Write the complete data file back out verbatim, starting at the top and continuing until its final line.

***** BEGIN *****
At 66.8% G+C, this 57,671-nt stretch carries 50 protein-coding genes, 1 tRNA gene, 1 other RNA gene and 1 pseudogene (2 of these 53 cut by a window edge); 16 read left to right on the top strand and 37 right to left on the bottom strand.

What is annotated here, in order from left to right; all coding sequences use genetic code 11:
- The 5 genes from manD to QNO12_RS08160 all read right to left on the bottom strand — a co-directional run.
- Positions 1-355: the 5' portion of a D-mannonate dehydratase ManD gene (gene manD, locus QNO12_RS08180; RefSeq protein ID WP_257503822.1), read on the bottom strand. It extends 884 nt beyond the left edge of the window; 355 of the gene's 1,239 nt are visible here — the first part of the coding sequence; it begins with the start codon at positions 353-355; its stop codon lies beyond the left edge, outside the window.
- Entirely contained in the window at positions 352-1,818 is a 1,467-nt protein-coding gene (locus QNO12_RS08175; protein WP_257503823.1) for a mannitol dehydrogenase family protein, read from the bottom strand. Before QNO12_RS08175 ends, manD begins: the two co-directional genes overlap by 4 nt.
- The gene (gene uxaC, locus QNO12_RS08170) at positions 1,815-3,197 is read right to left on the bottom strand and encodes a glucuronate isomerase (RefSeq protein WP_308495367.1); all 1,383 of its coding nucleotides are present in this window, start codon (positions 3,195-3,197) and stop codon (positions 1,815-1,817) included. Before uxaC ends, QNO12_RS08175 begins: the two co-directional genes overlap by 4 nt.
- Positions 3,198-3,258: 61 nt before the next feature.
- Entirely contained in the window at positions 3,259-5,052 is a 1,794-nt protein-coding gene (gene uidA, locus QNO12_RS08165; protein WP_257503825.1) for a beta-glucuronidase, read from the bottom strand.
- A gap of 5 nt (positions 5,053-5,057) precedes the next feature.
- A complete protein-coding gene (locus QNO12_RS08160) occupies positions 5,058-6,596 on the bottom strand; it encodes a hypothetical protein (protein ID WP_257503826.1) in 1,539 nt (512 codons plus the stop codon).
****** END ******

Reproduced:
At 66.8% G+C, this 57,671-nt stretch carries 50 protein-coding genes, 1 tRNA gene, 1 other RNA gene and 1 pseudogene (2 of these 53 cut by a window edge); 16 read left to right on the top strand and 37 right to left on the bottom strand.

What is annotated here, in order from left to right; all coding sequences use genetic code 11:
- The 5 genes from manD to QNO12_RS08160 all read right to left on the bottom strand — a co-directional run.
- Positions 1-355: the 5' portion of a D-mannonate dehydratase ManD gene (gene manD, locus QNO12_RS08180; RefSeq protein ID WP_257503822.1), read on the bottom strand. It extends 884 nt beyond the left edge of the window; 355 of the gene's 1,239 nt are visible here — the first part of the coding sequence; it begins with the start codon at positions 353-355; its stop codon lies beyond the left edge, outside the window.
- Entirely contained in the window at positions 352-1,818 is a 1,467-nt protein-coding gene (locus QNO12_RS08175; protein WP_257503823.1) for a mannitol dehydrogenase family protein, read from the bottom strand. Before QNO12_RS08175 ends, manD begins: the two co-directional genes overlap by 4 nt.
- The gene (gene uxaC, locus QNO12_RS08170) at positions 1,815-3,197 is read right to left on the bottom strand and encodes a glucuronate isomerase (RefSeq protein WP_308495367.1); all 1,383 of its coding nucleotides are present in this window, start codon (positions 3,195-3,197) and stop codon (positions 1,815-1,817) included. Before uxaC ends, QNO12_RS08175 begins: the two co-directional genes overlap by 4 nt.
- Positions 3,198-3,258: 61 nt before the next feature.
- Entirely contained in the window at positions 3,259-5,052 is a 1,794-nt protein-coding gene (gene uidA, locus QNO12_RS08165; protein WP_257503825.1) for a beta-glucuronidase, read from the bottom strand.
- A gap of 5 nt (positions 5,053-5,057) precedes the next feature.
- A complete protein-coding gene (locus QNO12_RS08160) occupies positions 5,058-6,596 on the bottom strand; it encodes a hypothetical protein (protein ID WP_257503826.1) in 1,539 nt (512 codons plus the stop codon).